4. I'll say that I definitely enjoyed this overall! Let's start with what I liked. My main investment at this point in the story is R's character. I'm not sure if it's supposed to be, but I started tracking her after her reaction to T, which was distinct and helped both characterize her and establish how she fits into the world. The fact that she tries to recruit Z more or less out of the blue also makes her stand out. I also thought T's emotion-reading ability was used well. It was established early on so I didn't feel cheated when it was used to de-escalate the tension when Z talked about R being a witch. I also liked how it helped put key info out into the open. Now let's get into suggestions. Right now, I feel like I need a bit more from Z. I'll say that I don't really understand what Z is up to as a seeker, but right now that isn't my primary question and I don't think we need more explanation at this point since the story does quite a bit of explaining worldbuilding elements to us already. Instead of wanting to know what Z does, I'd like to know more about why he's doing it. We know little about his personal motivations, and I think it's important for the story to establish why seeker work is important for him even if we don't completely know what a seeker does yet. This can come in little moments. For example, one of the backstory elements I appreciated was learning that Z's mom taught him basic medical care. Sprinkling in details like that, but about why he's doing what he's doing, what T means to him, what his ambitions are, ect. will help me become invested in his character. Also, there are a few moments regarding magic that are worth talking about. The magical song and T's ability to manipulate emotions were both told to us in a way that halted the story, and I think there's the opportunity for characterization. Filtering the song entirely through Z's opinions of the type of magic, for example, tells us more about Z instead of it feeling like we're being explained to. Also, I'm a bit confused about both powers. The song is supposed to only affect the mind, right? So how can it stand in for sleep, which helps with physical as well as mental exhaustion? As for T, I'm not entirely sure what his "manipulating emotions" ability can actually do. Can he only share emotion from one person to another, or can he actively create/suppress specific emotions in people? The latter case feels too broadly powerful to be interesting to me without specific restraints. Phew, now let's talk about themes. The main one I noticed was a focus on outsiders and how they fit into the world around them. If this is a key theme, I'd recommend playing it up more by giving us more hints of Z's backstory (which I'm assuming is nomadic). I also got the sense of different outsider groups needing to band together when things get tough, since Z and R work together despite seekers and witches seemingly not getting along. Good luck revising!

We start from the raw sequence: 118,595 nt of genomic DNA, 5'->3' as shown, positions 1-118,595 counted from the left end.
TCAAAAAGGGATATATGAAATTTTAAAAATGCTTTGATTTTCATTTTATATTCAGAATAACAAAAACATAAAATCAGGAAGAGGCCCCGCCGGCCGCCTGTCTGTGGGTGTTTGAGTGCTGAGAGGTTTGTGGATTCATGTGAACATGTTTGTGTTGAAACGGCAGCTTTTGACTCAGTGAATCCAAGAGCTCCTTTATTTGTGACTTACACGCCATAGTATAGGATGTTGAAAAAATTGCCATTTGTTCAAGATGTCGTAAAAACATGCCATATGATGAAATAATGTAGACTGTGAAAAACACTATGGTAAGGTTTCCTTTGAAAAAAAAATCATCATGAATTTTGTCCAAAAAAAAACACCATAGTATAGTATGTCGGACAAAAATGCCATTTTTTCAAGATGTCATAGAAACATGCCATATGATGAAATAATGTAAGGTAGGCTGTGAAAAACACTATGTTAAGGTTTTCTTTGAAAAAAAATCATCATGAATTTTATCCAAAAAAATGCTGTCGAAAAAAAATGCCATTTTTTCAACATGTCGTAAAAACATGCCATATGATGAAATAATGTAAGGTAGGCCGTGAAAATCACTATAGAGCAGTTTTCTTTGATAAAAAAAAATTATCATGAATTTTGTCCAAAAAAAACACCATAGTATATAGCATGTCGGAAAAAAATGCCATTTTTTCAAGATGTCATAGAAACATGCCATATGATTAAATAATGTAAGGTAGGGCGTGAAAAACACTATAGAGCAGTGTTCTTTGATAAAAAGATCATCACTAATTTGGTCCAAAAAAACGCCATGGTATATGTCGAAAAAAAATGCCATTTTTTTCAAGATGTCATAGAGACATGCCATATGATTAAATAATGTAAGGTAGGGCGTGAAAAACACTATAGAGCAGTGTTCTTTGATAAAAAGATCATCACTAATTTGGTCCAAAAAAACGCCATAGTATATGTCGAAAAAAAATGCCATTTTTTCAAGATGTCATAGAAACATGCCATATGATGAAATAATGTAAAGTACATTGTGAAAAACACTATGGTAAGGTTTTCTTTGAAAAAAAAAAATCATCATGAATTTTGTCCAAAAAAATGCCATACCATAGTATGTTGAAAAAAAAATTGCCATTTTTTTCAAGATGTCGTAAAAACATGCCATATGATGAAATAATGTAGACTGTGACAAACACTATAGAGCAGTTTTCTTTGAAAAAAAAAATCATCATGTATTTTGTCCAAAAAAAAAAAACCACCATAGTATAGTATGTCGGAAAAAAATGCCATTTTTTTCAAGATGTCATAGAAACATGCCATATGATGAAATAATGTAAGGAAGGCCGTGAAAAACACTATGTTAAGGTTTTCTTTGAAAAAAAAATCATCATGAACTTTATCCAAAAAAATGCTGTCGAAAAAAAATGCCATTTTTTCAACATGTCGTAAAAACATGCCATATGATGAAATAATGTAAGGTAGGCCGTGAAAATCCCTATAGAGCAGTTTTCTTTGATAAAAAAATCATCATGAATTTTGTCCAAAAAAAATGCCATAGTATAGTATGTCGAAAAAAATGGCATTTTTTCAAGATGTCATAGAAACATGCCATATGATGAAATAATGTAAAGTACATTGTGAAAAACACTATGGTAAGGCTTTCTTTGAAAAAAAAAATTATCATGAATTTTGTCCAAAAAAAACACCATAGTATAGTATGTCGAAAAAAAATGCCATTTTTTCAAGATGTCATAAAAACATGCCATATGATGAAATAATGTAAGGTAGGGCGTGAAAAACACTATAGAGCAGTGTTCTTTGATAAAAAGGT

5. I'll say that I read the talking cat as being literal. I did end up reading the thing you told me not to read (whoops), which clears up some things but leaves me with more questions in other areas. The two parts about this piece I thought were strong were the concept and how the descriptions fed into the atmosphere. A mute (or just quiet?) kid being picked on and finding a way to weasel out of the situation is a setup that gets us into the action right away without requiring a lot of setup and instantly allowing us to sympathize with them, which is vital in a flash fiction piece. I really appreciated how the descriptions of grime helped me feel what it was like to be that person in the alley. Those elements make up a strong foundation. I agree with some of the constructive criticism from other people (not sure what the arc is, or how it fits the prompt of someone overcoming a weakness), and I won't belabor those points. I will say that I'm not sure what's going on here needs to be as confusing as it is for some of us. The foreshadowing you mentioned could definitely be one element, but for me the larger point is that we should know directly what this character is doing if they're speaking to us in first person. Even if they think about it in an unorthodox way, there's room for the language to give us clues (such as saying, "I make the cat say..."). As a general rule, it's okay for the meaning of a story to be ambiguous at times, but we the details about what's physically happening should be clear and straightforward (though all rules in writing have exceptions, of course). I also wanted to comment on the beginning, which a lot of people praised. I do like the prose, but I think it could do more work by setting up the major ideas of the story. Right now, the first paragraph sets the scene and foreshadows what will happen on a plot level. I think a first paragraph of a flash fiction piece in particular should set up the major ideas and let us track the themes/motifs of the story to create a coherent sense of structure. The ventriloquism is important on a plot level, but the real point of meaning here appears to be the narrator's connection to the stray cat. Setting up this dynamic between the narrator and cats while creating immediate conflict will get us invested in the story and tell us how to read it; key foreshadowing and scene-setting details can wait until after we're hooked. Best of luck in the writing contest!